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Communication Planning Guide for Students Who Are Deaf or Hard of Hearing

Frequently Asked Questions and Guidance for Completing the Communication Plan

For whom does the Communication Plan need to be completed?

The Communication Plan should be completed for any student who is receiving special education services through an IEP and has a documented hearing loss, including Deafblind, Deaf Plus any additional disability. This includes an auditory processing disorder and conductive, sensorineural, unilateral, bilateral, or mixed hearing loss.

How is the Communication Plan developed?

The IEP team completes the Communication Plan at the IEP meeting. All team members, including parents, student, general education teacher, teacher of the deaf, educational audiologist, educational interpreter, etc., should be present and ready to share pertinent information regarding the student’s language and communication. If the student’s team does not include a teacher of the deaf or other professional with significant experience working with students who are deaf or hard of hearing, it is highly recommended that such a high qualified professional be included. The Communication Plan is not a checklist, but rather a tool to promote meaningful discussions of each component, resulting in any necessary action plans to address relevant needs. The team must also ensure that there is meaningful correlation between the Communication Plan, the student’s IEP goals, and how the student functions in his/her educational environment.

How often should the Communication Plan be reviewed?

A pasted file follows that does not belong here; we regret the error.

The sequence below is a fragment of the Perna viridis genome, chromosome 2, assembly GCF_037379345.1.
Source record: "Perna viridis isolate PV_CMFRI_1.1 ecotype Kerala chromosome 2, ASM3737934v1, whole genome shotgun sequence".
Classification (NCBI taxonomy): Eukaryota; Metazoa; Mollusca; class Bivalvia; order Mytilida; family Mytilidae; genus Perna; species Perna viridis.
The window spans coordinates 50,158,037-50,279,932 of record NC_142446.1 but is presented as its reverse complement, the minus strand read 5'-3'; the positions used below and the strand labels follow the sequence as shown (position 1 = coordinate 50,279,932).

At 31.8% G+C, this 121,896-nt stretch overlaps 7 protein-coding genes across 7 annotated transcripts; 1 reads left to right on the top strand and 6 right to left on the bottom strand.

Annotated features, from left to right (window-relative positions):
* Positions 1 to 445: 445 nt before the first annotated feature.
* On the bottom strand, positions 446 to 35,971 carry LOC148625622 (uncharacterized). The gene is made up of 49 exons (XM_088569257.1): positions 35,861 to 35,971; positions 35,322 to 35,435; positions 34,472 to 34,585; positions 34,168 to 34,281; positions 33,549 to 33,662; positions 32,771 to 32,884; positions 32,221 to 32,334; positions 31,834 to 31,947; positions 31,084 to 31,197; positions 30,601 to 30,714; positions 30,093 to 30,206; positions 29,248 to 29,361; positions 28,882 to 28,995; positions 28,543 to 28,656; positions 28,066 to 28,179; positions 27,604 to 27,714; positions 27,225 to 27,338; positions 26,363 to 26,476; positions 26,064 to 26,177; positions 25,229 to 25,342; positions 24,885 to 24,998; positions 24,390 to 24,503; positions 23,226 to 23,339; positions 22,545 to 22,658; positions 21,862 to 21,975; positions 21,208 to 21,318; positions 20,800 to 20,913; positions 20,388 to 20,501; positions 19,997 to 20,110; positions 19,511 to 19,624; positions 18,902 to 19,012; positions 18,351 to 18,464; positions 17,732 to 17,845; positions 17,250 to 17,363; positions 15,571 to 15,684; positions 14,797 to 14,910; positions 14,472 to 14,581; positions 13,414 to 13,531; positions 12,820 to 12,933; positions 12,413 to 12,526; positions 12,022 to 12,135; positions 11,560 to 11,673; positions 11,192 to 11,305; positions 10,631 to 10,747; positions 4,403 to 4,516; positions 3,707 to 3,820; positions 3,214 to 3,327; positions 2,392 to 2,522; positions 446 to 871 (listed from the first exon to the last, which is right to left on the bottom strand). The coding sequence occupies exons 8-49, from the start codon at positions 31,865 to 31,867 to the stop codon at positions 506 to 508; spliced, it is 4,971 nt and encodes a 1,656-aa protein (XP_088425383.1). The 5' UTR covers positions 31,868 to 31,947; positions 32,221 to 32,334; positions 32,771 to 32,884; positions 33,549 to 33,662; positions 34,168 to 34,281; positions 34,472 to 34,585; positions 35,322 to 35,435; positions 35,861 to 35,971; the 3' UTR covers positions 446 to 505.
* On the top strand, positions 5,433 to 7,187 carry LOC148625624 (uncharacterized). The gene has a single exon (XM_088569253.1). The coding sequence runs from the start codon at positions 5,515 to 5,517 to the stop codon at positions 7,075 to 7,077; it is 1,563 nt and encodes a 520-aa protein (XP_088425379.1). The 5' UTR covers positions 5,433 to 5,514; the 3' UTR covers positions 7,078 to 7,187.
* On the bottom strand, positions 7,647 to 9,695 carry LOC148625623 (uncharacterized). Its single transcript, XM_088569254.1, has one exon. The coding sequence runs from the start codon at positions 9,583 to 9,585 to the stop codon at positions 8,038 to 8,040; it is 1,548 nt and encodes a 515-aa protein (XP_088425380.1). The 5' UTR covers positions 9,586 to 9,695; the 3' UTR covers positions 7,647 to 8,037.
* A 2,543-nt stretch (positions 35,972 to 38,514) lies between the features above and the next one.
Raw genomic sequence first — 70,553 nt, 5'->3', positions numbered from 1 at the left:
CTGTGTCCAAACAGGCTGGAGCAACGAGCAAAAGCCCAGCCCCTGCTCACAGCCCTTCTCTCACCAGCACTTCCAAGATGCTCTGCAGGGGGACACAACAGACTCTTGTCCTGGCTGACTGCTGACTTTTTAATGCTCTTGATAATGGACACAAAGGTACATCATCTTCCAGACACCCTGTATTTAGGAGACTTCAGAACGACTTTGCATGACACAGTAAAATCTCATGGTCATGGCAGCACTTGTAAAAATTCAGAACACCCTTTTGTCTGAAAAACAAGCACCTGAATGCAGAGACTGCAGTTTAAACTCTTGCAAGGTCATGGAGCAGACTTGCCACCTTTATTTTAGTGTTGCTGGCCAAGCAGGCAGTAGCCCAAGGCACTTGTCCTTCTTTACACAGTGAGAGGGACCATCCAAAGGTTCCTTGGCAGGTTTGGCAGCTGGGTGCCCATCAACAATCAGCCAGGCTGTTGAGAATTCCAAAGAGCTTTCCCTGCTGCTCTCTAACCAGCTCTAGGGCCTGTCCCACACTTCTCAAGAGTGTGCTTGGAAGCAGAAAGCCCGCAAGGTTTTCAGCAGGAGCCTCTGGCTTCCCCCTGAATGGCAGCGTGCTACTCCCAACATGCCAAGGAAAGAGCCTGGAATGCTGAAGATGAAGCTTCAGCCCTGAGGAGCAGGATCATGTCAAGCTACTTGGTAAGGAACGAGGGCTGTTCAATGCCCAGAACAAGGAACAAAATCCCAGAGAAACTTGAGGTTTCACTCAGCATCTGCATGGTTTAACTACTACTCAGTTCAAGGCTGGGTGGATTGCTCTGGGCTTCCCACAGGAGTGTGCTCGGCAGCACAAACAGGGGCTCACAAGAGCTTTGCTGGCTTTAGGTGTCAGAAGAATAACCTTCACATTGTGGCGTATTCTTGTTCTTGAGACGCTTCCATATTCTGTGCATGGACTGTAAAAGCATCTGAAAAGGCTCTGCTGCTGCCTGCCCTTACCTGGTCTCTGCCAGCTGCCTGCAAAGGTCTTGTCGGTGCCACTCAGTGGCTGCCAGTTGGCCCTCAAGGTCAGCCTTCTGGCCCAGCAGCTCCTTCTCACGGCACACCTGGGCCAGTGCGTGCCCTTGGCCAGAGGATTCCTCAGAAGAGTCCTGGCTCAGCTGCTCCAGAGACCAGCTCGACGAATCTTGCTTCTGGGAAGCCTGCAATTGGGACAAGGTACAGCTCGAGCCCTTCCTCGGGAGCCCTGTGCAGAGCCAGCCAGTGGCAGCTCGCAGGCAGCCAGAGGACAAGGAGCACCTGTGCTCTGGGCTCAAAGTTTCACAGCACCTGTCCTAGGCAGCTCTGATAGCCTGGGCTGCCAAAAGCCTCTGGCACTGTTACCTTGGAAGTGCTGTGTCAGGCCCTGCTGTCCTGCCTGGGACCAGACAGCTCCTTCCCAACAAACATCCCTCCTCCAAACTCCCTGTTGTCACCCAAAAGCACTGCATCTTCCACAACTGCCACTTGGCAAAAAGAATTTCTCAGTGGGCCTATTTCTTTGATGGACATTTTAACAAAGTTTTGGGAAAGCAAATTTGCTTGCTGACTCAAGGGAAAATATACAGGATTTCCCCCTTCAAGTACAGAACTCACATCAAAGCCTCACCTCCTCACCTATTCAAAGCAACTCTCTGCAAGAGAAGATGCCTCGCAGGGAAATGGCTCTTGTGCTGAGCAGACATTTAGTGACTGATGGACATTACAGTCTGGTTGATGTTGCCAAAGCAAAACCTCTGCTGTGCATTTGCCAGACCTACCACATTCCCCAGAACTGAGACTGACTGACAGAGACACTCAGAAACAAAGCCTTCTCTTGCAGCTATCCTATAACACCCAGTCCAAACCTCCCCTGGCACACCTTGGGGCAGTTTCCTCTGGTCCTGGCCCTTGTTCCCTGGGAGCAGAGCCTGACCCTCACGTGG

Along with the student’s IEP, the Communication Plan should be reviewed at least annually.

What if the student’s family does not use the same mode of communication as their child?

Parents and families make communication choices for their deaf or hard of hearing child; these choices do not always align with the parents’ native language. In such cases, parents and families should be given appropriate training and counseling, such as American Sign Language instruction, in order to enable them to assist in implementation of the child’s IEP. § 300.34 (c)(8)(i-iii) Students cannot be denied instructional opportunities based on their family’s ability to communicate or their language choices.

What if the student uses a different mode of communication than the one emphasized in our program?

A student’s experience with other communication modes cannot be the basis for denial of instructional opportunity. The amount of residual hearing a student has cannot be used as the basis for denial of instructional services within the parameters of eligibility guidelines per the Ohio Operating Standards. IEP teams should match students’ and families’ communication/language choices through IEP supports and services. Schools must provide appropriate auxiliary aids and services so that students with disabilities have an equal opportunity to participate in, and enjoy the benefits of, the services, programs, and activities of the public school district. This means a school must match the child’s and family’s language choice (DOJ-DOE FAQ, p. 19).

The U.S Department of Justice and the U.S. Department of Education issued the document Frequently Asked Questions on Effective Communication for Students With Hearing, Vision, or Speech Disabilities in Public Elementary and Secondary Schools. Click here for more info.